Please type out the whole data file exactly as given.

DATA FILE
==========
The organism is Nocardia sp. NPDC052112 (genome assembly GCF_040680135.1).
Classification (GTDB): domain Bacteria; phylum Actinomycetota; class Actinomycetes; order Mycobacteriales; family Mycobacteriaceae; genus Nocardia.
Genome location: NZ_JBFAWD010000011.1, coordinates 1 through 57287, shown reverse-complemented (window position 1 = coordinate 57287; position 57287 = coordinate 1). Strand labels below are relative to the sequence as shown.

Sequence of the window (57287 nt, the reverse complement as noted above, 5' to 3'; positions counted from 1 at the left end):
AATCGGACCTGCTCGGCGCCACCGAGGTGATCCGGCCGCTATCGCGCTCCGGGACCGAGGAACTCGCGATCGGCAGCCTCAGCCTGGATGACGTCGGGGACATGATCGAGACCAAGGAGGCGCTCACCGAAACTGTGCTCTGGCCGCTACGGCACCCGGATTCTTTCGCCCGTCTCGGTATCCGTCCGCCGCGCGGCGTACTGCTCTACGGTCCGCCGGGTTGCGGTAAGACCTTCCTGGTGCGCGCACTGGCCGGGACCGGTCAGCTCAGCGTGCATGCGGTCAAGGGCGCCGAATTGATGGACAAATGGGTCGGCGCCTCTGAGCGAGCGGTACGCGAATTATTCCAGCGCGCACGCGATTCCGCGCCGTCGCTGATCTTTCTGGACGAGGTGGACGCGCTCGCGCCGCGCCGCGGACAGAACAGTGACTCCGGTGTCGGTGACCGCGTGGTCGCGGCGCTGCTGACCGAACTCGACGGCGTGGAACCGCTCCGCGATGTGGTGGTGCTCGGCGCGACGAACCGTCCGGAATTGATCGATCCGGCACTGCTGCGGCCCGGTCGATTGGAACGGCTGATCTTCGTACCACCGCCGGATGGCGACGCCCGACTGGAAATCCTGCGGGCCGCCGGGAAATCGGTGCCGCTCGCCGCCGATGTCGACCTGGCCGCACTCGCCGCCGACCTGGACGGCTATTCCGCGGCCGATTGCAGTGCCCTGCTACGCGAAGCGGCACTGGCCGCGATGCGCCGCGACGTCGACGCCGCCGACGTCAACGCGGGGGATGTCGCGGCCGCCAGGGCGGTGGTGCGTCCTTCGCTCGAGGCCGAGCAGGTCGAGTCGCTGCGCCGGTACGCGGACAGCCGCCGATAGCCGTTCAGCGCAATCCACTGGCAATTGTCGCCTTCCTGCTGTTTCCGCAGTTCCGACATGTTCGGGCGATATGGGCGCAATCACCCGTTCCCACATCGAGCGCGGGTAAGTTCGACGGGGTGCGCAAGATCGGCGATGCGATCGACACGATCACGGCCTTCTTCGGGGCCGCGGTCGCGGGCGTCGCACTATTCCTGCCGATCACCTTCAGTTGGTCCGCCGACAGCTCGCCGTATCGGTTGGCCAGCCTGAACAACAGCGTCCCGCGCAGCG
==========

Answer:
The organism is Nocardia sp. NPDC052112 (genome assembly GCF_040680135.1).
Classification (GTDB): domain Bacteria; phylum Actinomycetota; class Actinomycetes; order Mycobacteriales; family Mycobacteriaceae; genus Nocardia.
Genome location: NZ_JBFAWD010000011.1, coordinates 1 through 57287, shown reverse-complemented (window position 1 = coordinate 57287; position 57287 = coordinate 1). Strand labels below are relative to the sequence as shown.

Sequence of the window (57287 nt, the reverse complement as noted above, 5' to 3'; positions counted from 1 at the left end):
AATCGGACCTGCTCGGCGCCACCGAGGTGATCCGGCCGCTATCGCGCTCCGGGACCGAGGAACTCGCGATCGGCAGCCTCAGCCTGGATGACGTCGGGGACATGATCGAGACCAAGGAGGCGCTCACCGAAACTGTGCTCTGGCCGCTACGGCACCCGGATTCTTTCGCCCGTCTCGGTATCCGTCCGCCGCGCGGCGTACTGCTCTACGGTCCGCCGGGTTGCGGTAAGACCTTCCTGGTGCGCGCACTGGCCGGGACCGGTCAGCTCAGCGTGCATGCGGTCAAGGGCGCCGAATTGATGGACAAATGGGTCGGCGCCTCTGAGCGAGCGGTACGCGAATTATTCCAGCGCGCACGCGATTCCGCGCCGTCGCTGATCTTTCTGGACGAGGTGGACGCGCTCGCGCCGCGCCGCGGACAGAACAGTGACTCCGGTGTCGGTGACCGCGTGGTCGCGGCGCTGCTGACCGAACTCGACGGCGTGGAACCGCTCCGCGATGTGGTGGTGCTCGGCGCGACGAACCGTCCGGAATTGATCGATCCGGCACTGCTGCGGCCCGGTCGATTGGAACGGCTGATCTTCGTACCACCGCCGGATGGCGACGCCCGACTGGAAATCCTGCGGGCCGCCGGGAAATCGGTGCCGCTCGCCGCCGATGTCGACCTGGCCGCACTCGCCGCCGACCTGGACGGCTATTCCGCGGCCGATTGCAGTGCCCTGCTACGCGAAGCGGCACTGGCCGCGATGCGCCGCGACGTCGACGCCGCCGACGTCAACGCGGGGGATGTCGCGGCCGCCAGGGCGGTGGTGCGTCCTTCGCTCGAGGCCGAGCAGGTCGAGTCGCTGCGCCGGTACGCGGACAGCCGCCGATAGCCGTTCAGCGCAATCCACTGGCAATTGTCGCCTTCCTGCTGTTTCCGCAGTTCCGACATGTTCGGGCGATATGGGCGCAATCACCCGTTCCCACATCGAGCGCGGGTAAGTTCGACGGGGTGCGCAAGATCGGCGATGCGATCGACACGATCACGGCCTTCTTCGGGGCCGCGGTCGCGGGCGTCGCACTATTCCTGCCGATCACCTTCAGTTGGTCCGCCGACAGCTCGCCGTATCGGTTGGCCAGCCTGAACAACAGCGTCCCGCGCAGCG